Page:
Parasites Brainwash Grasshoppers Into Death Dive, New Scientist
The parasitic Nematomorph hairworm (Spinochordodes tellinii) develops inside land-dwelling grasshoppers and crickets until the time comes for the worm to transform into an aquatic adult. Somehow mature hairworms brainwash their hosts into behaving in way they never usually would - causing them to seek out and plunge into water.Once in the water the mature hairworms - which are three to four times longer that their hosts when extended - emerge and swim away to find a mate, leaving their host dead or dying in the water.
The parasitic hairworm persuades its grasshopper host to leave its forest home and plunge into water, so the worm can emerge and find a mate (Image: VB Films/CNRS/OPM)
Palaeontology: Between Water And Land, Nature
Excerpts: The most informative examples of large-scale evolution are provided by major transitions between environments. Fresh research on an ancient amphibian shows how it adapted to locomotion both in water and on land.
One of the defining events in the history of life was the emergence of terrestrial vertebrates from early fish. (...) This 360-million-year-old amphibian resembled fish in many features of its skeleton, but possessed pelvic (hip) and pectoral (shoulder) girdles and limbs capable of supporting the body and allowing movement on land.
Molecular Insights Into Human Brain Evolution, Nature
Excerpts: Rapidly advancing knowledge of genome structure and sequence enables new means for the analysis of specific DNA changes associated with the differences between the human brain and that of other mammals. Recent studies implicate evolutionary changes in messenger RNA and protein expression levels, (...). We can anticipate having a systematic catalogue of DNA changes in the lineage leading to humans, but an ongoing challenge will be relating these changes to the anatomical and functional differences between our brain and that of our ancient and more recent ancestors.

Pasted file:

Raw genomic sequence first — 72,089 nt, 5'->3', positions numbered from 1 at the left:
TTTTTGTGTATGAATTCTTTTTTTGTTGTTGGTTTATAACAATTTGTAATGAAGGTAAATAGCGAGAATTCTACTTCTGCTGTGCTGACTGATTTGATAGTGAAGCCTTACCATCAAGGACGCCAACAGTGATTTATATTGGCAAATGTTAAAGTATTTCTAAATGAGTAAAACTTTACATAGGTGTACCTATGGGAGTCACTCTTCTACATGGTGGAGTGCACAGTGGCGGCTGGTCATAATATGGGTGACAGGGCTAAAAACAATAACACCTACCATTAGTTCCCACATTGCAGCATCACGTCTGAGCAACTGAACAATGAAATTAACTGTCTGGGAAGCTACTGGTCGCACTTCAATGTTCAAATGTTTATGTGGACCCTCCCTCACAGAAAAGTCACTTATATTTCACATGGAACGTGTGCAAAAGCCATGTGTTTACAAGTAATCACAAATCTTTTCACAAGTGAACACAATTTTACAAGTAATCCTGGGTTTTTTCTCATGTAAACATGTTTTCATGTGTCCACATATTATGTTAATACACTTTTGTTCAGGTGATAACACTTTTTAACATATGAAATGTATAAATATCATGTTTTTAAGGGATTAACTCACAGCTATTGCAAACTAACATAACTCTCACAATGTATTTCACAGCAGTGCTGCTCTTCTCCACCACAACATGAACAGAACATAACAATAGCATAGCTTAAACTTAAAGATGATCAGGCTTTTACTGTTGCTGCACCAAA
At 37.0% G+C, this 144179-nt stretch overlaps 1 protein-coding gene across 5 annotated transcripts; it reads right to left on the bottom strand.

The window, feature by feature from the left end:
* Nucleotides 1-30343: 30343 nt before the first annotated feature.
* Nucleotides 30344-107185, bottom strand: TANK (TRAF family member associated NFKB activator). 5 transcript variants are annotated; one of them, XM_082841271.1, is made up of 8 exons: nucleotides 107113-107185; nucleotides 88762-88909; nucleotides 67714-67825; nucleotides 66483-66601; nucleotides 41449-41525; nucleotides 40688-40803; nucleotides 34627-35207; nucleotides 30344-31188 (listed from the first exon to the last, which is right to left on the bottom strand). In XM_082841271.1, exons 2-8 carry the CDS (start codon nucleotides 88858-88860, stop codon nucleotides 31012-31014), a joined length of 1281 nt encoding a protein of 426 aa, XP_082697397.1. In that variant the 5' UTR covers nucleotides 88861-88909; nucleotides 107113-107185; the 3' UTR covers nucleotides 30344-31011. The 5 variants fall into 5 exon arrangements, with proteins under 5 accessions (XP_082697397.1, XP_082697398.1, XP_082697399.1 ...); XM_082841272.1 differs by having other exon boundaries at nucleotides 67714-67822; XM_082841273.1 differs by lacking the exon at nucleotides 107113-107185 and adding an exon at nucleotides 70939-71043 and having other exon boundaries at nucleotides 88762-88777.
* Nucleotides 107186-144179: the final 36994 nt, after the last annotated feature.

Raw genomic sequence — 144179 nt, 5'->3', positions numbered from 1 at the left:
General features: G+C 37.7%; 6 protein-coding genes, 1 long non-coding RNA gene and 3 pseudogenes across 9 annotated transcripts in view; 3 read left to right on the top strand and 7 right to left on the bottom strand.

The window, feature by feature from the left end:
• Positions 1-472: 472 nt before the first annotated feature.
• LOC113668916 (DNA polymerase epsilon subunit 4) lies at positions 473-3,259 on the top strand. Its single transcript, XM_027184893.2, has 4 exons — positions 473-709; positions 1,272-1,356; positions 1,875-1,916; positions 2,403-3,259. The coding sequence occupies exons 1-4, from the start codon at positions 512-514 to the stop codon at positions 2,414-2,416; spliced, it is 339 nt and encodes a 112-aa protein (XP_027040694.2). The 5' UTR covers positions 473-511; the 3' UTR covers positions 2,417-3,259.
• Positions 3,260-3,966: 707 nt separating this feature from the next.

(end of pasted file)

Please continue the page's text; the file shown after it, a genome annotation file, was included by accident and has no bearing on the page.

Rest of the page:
Neuroscience: Finding The Missing Fundamental, Nature
Excerpts: The whole orchestra tunes up to an A note from the oboe - but how do our brains tell that all the different sounds are the same pitch? The discovery of pitch-sensitive neurons provides some clues.
(...) problem of perceptual constancy: essentially, how do we perceive the environment as remaining stable despite huge variability in the inputs reaching our senses?
(...)neurons in this region that respond in essentially the same way to a variety of sounds that all have the same fundamental but do not share any frequencies.